# Derivative Properties and Formulas – Secrets Exposed!

## Derivative Properties and Formulas

Hey guys. In this video we will take a look at a couple key properties and formulas that will help you find **derivatives** in a much simpler way, rather than using the definition every time.

The first property we will look at is differentiating a __sum or a difference.__

**Here is the property:**

(f(x) + g(x))’ = f’(x) + g’(x) or we could write this in fraction notation d/dx (f(x) + g(x)) = df/dx + dg/dx.

d/dx just signifies that you are taking the derivative with respect to x. So, over on the right here (point) we can see that we have taken the derivative of f with respect to x and the derivative of g with respect to x.

What this property is telling us is that when differentiating a function that has two terms being added or subtracted, you can take the derivative of the terms individually, and simply put them back together with the correct sign.

The next property we will look at deals with __factoring out a constant.__

(cf(x))’=cf’(x)

Or again, we can right this in fraction notation d/dx (cf(x))= c(df/dx).

What this property is telling us is that we can take this constant that is being multiplied by everything in the function, and factor it out. So, then we would just take the derivative of the function, then move the constant back in front.

Now, before we go on to look at some examples of these properties being applied, I must first equip you with some derivative formulas so that you can actually find the derivative.

Here is the first one:

If f(x)=c then f’(x) = 0

OR d/dx (c) = 0

This formula shows us that the derivative of any constant is just zero.

If f(x) = x^n then f’(x) = nx^n-1

Or d/dx (x^n) = nx^n-1 where n is any number.

What this formula tells us to do is to take our exponent and bring it down and multiply it, then subtract one from the exponent.

The n in our formula here has to be a number, not a variable. The base number however, must be a variable to be able to use the power rule or else it would just be a constant.. Which we know is equal to zero from our first formula.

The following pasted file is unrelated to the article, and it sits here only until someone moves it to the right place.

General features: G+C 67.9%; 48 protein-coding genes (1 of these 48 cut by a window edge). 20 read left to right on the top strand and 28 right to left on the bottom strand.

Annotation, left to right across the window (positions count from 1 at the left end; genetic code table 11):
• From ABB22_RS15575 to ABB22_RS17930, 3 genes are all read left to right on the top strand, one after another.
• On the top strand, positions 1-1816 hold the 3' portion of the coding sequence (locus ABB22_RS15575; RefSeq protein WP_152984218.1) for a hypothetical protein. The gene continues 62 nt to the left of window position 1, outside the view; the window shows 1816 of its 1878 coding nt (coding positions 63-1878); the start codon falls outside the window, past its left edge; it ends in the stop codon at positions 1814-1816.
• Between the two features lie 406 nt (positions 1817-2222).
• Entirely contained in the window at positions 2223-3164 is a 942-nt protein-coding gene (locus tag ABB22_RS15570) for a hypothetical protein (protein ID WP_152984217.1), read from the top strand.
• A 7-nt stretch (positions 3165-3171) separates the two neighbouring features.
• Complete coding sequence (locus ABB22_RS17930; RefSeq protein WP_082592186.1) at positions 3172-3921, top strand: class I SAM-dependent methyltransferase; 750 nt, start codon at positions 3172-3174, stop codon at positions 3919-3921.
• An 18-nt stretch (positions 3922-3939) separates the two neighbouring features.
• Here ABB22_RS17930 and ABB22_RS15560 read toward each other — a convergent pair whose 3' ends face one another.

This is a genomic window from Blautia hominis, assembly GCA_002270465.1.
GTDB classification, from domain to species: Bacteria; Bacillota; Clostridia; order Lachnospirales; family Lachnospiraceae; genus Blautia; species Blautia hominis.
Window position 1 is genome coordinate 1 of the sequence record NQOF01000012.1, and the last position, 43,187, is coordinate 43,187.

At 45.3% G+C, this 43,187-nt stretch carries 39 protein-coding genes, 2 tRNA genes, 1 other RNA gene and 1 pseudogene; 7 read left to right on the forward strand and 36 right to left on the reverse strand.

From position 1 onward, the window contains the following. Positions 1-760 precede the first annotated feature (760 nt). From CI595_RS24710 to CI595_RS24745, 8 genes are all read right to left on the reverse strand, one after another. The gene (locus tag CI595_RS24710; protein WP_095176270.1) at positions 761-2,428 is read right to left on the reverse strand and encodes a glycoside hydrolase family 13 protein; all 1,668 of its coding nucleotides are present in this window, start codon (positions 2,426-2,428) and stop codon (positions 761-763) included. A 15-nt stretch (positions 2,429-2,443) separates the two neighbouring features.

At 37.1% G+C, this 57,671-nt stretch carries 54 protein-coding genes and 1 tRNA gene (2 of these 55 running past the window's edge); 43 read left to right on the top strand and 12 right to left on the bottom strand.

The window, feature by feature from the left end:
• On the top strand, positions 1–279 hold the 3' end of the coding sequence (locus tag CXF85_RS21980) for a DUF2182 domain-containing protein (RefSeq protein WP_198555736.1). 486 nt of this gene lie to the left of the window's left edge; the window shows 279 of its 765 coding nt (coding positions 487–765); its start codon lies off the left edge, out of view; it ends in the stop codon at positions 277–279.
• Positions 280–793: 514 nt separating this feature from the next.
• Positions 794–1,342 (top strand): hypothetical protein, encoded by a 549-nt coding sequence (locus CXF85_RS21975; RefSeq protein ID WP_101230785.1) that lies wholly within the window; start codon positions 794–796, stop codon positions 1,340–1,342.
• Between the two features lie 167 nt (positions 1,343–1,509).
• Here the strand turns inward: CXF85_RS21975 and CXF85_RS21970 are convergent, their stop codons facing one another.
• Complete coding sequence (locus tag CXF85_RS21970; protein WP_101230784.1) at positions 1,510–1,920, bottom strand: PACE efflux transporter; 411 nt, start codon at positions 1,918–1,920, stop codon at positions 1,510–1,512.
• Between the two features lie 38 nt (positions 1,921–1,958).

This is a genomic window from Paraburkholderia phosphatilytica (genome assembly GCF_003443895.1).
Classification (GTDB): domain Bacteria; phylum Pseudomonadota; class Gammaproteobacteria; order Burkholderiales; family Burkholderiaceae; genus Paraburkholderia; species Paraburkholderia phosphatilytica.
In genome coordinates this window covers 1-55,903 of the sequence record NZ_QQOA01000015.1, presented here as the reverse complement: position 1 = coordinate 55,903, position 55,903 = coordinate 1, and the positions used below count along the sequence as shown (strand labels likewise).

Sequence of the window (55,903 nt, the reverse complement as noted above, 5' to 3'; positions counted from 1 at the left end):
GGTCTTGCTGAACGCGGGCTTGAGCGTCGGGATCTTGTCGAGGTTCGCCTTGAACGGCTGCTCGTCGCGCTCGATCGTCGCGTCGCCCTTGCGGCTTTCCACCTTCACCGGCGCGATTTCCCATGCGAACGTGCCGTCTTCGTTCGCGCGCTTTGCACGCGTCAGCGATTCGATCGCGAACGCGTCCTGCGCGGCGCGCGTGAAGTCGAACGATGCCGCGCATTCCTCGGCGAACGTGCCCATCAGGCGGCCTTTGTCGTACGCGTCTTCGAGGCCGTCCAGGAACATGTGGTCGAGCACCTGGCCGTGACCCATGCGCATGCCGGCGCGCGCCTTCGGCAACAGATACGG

Alright, now let’s take a look at a few examples.

**Differentiate the following function.**

f(x)= 6x^24 – 8x^7 + 7x + 8

So, according to our first property we are able to take the derivative of each term individually, because each term is being added or subtracted. By looking at our function we can see that we will need to use the power rule on the three terms that have **exponents** and a variable in the base, and we know that 8 will be 0, because it’s a constant.

When we apply our power rule, we bring down our exponents to multiply, then subtract one from our exponent.

f’(x)= 6(24)x^23 – 8(7)x^6 + 7(1)x^0 + C

Any time you take the derivative of a constant, you always replace it with + C. Now, we can go ahead and simplify this even further.

f’(x) = 144x^23- 56x^6 + 7 + C

The reason I wrote out 7 times 1 times x0 is to show you why 7x just becomes 7. We know that 7x just has an exponent of 1. So, when we bring that exponent down to multiply which 7 times 1 is just 7, then when we subtract 1 from 1 we are left with zero in the exponent place.. And anything to the power of zero is just 1. So, then that is 7 times 1 times 1 which is just 7. This is true for any variable with an exponent of one. You can just drop the variable and the derivative is just the remaining coefficient.

Let’s look at another example.

**Differentiate the following function.**

g(t)= 1/t^80 + 1/18t^12 + t – 24

This may seem a little scary. If you are anything like me, you are thinking why on earth are there fractions, and you didn’t tell us what to do when we have a fraction. That’s okay, and you are right I haven’t told you what to do yet.. That is another video.

However, we can rewrite this to get out of having to deal with fractions. If you recall the exponent rule that states 1/an= a-n. So, with this in mind we can go ahead and rewrite our function.

g(t) = t^-80 + 18t^-12 + t – 24

Now, we can use our power rule, and formula for a constant.

g’(t)= -80t^-81 -216t^-13 + 1 + C

The reason our exponent here went from -80 to -81 is because we are subtracting 1 from -80. Which, gives us -81, and same thing for our -13 here.

I hope this video on derivative properties and formulas has been helpful to you. For further help be sure to check out more of our videos by subscribing to our channel below.

See you next time!